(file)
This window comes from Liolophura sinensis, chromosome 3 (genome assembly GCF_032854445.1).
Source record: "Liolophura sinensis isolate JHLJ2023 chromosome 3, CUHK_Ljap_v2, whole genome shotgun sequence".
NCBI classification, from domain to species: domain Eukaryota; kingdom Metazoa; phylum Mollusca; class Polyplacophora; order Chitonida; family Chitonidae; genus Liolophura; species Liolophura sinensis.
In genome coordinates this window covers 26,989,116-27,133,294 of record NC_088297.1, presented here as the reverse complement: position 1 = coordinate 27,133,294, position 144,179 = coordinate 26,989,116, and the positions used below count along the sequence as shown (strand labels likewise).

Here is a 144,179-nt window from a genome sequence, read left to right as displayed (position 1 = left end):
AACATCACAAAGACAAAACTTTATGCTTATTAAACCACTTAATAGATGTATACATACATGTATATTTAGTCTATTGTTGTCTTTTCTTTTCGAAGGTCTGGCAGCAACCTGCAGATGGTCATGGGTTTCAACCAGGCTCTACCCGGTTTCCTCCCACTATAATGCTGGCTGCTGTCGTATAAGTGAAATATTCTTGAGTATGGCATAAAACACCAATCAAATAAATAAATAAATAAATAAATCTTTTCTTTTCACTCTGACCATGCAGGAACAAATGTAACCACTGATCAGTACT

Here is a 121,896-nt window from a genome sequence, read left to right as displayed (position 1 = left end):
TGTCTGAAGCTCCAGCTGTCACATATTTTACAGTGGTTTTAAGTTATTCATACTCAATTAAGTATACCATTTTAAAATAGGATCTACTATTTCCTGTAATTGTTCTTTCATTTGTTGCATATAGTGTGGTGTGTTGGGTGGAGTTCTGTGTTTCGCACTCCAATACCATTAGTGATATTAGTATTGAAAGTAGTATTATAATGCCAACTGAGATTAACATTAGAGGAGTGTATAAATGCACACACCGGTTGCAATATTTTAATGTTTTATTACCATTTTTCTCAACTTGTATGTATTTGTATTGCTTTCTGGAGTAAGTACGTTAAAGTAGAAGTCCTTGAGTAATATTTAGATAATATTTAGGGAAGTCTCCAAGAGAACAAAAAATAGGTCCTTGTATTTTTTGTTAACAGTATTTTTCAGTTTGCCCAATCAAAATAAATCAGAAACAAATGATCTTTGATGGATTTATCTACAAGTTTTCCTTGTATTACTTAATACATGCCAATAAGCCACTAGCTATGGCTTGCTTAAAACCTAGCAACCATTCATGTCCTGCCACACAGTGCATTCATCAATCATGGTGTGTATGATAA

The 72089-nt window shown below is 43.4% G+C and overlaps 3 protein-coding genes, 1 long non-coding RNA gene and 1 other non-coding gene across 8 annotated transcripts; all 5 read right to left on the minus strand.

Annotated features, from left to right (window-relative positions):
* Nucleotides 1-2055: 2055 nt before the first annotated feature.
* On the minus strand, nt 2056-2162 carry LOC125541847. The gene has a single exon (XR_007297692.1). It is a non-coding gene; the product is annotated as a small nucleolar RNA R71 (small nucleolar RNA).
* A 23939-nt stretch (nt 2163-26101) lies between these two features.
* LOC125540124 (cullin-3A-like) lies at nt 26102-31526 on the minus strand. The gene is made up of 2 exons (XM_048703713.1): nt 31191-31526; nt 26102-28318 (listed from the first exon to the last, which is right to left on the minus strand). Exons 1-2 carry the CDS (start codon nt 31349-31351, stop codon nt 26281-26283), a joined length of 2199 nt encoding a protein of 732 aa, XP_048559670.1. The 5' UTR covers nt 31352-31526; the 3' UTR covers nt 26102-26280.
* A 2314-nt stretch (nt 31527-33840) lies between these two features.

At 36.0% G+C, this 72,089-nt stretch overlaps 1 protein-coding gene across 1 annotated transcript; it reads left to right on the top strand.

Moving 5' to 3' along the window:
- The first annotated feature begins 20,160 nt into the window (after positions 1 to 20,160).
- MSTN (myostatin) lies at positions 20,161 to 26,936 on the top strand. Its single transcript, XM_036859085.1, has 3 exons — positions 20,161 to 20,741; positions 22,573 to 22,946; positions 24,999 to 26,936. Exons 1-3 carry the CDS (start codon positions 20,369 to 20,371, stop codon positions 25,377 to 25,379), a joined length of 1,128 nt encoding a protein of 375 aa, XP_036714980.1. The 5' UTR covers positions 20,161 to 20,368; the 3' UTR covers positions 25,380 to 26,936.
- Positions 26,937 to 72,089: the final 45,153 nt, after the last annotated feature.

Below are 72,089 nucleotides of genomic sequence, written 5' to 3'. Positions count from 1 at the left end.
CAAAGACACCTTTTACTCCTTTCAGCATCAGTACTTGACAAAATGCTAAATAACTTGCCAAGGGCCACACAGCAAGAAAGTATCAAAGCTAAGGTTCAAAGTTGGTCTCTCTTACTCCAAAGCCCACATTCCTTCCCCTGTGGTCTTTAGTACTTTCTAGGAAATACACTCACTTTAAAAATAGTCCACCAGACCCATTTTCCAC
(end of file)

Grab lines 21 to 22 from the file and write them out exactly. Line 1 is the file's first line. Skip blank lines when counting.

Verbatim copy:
Below are 72,089 nucleotides of genomic sequence, written 5' to 3'. Positions count from 1 at the left end.
CAAAGACACCTTTTACTCCTTTCAGCATCAGTACTTGACAAAATGCTAAATAACTTGCCAAGGGCCACACAGCAAGAAAGTATCAAAGCTAAGGTTCAAAGTTGGTCTCTCTTACTCCAAAGCCCACATTCCTTCCCCTGTGGTCTTTAGTACTTTCTAGGAAATACACTCACTTTAAAAATAGTCCACCAGACCCATTTTCCAC